Apple’s Newest Language: How to Use Crowdsourcing to Innovate in Swift for iOS8

June 13, 2014 Clinton Bonner

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Pace. It’s an intriguing word for one critical reason. Typically, you don’t start at a blistering one; you rather work your way up to one, sometimes, painfully slowly. You know you want to achieve a quick pace, but a very traditional “walk before you run” mentality persists, and with good reason. To experiment in something brand new – whether that be skiing a double-black diamond or attempting to bring innovative digital solutions to life in a brand new developer technology – without proper ramp is risky, or at least it used to be.

Just last week at Apple’s annual WWDC, the Apple team announced Swift for iOS8, described as an innovative new programming language for Cocoa and Cocoa Touch. With so many new features and upgrades being presented within the unveiling of this updated operating system, it was amazing to see the reaction Swift received right out of the gate from the developers themselves. This small snippet from Mashable covering iOS8 captures the sentiment nicely.

“Of all the new features and tools announced by Apple, the one getting the most buzz is undoubtedly Swift. . . . No one was expecting Apple to release a new programming language at WWDC. So the announcement of this new language, designed to be more modern and efficient, was a big surprise — and a welcome one at that.”

Apple’s Swift Surprise, Your Opportunity to Innovate Swiftly

In this era of quickly crowdfunded multi-billion dollar products and the acceleration of software-based disruption into all facets of industry, we shouldn’t be surprised when things change, and yet here we stand again saying, “Wow, we did not see that coming!?” With all change there is both destruction and opportunity.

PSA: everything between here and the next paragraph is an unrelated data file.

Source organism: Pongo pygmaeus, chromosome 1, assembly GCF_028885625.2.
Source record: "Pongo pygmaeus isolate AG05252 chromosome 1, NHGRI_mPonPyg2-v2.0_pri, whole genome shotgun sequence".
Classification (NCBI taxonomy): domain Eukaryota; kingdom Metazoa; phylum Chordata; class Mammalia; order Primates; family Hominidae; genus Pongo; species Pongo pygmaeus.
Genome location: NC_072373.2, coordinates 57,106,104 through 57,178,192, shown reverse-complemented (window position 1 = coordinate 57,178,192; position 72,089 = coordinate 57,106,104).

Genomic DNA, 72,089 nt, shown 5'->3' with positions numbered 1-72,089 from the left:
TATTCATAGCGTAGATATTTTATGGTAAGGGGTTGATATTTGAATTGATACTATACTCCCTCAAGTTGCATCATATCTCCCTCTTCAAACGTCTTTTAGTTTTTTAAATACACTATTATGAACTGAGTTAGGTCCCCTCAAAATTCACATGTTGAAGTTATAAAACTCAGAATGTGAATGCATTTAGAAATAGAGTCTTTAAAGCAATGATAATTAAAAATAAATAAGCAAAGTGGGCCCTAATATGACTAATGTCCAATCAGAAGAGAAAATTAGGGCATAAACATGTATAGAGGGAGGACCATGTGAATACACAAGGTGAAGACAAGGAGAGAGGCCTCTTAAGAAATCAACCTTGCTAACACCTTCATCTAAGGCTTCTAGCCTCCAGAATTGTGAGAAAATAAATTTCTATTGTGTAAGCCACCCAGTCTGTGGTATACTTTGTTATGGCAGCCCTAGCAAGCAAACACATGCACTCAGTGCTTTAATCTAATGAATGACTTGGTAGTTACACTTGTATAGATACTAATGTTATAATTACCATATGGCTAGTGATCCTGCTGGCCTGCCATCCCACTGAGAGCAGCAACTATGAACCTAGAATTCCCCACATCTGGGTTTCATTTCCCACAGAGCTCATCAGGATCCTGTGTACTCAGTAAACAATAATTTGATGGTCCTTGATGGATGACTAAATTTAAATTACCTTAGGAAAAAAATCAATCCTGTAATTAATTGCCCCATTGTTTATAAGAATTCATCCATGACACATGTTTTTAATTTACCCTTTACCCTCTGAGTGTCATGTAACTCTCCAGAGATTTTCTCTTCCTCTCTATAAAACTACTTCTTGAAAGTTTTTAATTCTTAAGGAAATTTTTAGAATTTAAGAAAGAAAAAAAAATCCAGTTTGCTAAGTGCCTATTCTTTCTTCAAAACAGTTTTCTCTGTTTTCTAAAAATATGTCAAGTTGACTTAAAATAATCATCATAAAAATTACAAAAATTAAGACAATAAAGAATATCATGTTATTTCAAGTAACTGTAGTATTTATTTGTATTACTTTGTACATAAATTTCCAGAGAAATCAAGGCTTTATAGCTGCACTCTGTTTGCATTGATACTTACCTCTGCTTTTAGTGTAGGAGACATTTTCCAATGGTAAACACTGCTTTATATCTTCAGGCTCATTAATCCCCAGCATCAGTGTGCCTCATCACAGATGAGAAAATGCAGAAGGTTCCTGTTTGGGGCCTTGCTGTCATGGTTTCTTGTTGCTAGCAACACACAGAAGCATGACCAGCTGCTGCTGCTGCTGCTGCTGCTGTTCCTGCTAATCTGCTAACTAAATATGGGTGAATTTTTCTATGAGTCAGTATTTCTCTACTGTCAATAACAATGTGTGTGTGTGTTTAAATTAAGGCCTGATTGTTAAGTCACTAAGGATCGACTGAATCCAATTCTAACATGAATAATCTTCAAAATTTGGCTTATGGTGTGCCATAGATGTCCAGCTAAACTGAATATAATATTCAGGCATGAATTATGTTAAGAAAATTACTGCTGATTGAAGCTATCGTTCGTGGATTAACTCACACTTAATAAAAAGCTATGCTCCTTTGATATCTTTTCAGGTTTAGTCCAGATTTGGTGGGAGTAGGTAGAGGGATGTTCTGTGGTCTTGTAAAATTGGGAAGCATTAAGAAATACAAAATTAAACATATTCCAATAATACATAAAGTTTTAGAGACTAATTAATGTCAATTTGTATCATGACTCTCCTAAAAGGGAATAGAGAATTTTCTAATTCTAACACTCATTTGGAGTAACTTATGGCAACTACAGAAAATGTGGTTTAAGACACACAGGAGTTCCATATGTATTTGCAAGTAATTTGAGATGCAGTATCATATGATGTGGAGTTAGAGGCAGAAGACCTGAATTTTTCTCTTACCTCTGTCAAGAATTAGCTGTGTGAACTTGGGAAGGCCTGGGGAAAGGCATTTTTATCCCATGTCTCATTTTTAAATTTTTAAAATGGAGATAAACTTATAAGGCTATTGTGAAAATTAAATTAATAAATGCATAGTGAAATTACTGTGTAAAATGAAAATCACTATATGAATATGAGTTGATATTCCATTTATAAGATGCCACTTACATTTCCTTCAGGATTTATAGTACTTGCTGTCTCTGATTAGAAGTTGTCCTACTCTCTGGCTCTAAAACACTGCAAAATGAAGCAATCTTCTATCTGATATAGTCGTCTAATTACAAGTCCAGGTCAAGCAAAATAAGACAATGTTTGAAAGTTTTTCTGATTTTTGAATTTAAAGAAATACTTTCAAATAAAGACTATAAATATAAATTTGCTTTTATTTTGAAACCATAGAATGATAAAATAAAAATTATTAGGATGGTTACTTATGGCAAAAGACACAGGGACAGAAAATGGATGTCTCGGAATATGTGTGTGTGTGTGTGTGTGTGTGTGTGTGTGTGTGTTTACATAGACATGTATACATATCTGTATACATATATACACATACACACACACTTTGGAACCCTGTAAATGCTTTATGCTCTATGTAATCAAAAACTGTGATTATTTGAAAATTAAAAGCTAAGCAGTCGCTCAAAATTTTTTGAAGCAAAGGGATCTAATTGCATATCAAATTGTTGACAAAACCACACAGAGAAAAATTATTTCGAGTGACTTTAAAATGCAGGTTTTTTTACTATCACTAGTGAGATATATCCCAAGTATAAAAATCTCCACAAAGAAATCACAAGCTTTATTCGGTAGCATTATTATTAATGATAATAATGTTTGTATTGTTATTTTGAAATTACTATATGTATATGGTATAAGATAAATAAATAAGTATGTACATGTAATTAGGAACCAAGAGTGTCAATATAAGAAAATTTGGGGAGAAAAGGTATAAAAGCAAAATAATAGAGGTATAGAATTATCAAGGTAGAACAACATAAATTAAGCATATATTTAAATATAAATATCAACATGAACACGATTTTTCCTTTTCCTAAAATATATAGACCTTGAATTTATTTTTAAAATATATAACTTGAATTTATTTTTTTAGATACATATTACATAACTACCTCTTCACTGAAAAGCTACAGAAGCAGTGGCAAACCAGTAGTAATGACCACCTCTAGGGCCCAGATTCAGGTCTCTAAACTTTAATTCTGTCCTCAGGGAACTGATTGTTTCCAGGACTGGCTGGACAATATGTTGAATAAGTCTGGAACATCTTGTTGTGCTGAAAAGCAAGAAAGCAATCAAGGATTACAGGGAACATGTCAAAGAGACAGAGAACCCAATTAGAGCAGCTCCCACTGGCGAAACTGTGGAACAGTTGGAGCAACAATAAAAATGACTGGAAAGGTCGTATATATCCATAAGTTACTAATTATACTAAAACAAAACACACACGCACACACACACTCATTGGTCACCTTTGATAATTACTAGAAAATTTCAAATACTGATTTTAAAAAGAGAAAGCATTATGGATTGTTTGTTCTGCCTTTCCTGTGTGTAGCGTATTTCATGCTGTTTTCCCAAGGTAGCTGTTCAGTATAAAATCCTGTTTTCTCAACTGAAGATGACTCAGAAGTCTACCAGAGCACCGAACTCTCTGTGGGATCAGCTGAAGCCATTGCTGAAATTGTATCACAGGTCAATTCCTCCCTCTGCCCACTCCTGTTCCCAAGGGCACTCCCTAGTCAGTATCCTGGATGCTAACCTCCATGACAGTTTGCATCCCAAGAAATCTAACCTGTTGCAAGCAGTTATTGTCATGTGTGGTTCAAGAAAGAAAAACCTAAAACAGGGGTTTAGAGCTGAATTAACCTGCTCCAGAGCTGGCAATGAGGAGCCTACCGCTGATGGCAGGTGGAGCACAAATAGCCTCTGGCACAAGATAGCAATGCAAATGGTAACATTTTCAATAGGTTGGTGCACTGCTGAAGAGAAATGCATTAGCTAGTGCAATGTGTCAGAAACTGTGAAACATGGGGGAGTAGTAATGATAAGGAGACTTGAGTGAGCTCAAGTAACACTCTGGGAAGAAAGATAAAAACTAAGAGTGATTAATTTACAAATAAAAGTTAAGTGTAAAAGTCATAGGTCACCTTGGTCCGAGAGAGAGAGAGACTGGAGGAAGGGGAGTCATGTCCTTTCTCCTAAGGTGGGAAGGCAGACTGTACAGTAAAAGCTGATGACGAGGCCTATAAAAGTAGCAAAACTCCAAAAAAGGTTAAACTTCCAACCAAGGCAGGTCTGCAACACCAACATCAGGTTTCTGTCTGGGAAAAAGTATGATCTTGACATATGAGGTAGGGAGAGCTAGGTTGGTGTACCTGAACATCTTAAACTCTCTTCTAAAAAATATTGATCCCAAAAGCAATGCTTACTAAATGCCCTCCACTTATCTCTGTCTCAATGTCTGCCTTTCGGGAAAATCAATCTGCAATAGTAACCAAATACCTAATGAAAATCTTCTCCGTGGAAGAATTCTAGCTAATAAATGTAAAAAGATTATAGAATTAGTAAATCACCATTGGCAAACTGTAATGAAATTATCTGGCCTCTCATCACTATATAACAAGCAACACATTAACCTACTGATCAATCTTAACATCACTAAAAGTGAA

If you lead an organization or enterprise that develops many assets in iOS, or are looking to begin to do so, then you understand how this change feels right now. In one regard, you’re probably excited at the possibilities elegantly written code will procure in Swift. On the other hand, you might also be scratching your head, trying to figure out how you will successfully ramp its team, or perhaps more harrowing still, how your outsourced partner will successfully ramp their team, in order for you to sprint ahead and create amazing new code and applications written in Swift.

For a moment, take off the blinders that are all things traditional development and look at this from a different angle.

Using Community and Crowdsourcing Competitions to Create Swift iOS 8 Applications

Instead of focusing on ramp, re-training, and hiring of new talent that can potentially help you create new applications in Swift, what if instead you solely focused on what you’d like to accomplish and see created? Removing ramp and shedding the need for retraining isn’t based in some mythical pixie dust-laden elixir, but instead it simply requires you to look at digital innovation from a new angle; one powered by crowdsourcing.

Less than two weeks after the announcement of the new developer language Swift, our team at Topcoder launched a series of open developer challenges focused on illuminating this new language to our community. The Swift iOS8 series is topped-off by a virtual hackathon with prize monies totaling $20,000.

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Because the Topcoder methodology is focused on competition, those within Topcoder who choose to register and compete have the opportunity to gain an incredibly valuable and brand new skill set, career-promoting recognition, while potentially winning some handsome prize monies.

If you are on the Topcoder platform, as our community gains brand new skill sets – like learning Swift for iOS8 – you also gain the ability to create assets in Swift via access to global expertise, paired with a competition methodology focused on outputs and results.

You can scour the Earth for top technical and creative talent, court them, train them, attempt to retain them, all while hoping they produce for you, or you can use the non-traditional methodology mix of community and crowdsourced challenges and get going at an extraordinary pace, right out of the gate. Going from zero to one is traditionally the hardest part of any new engagement. But what if you never had to start at zero ever again?

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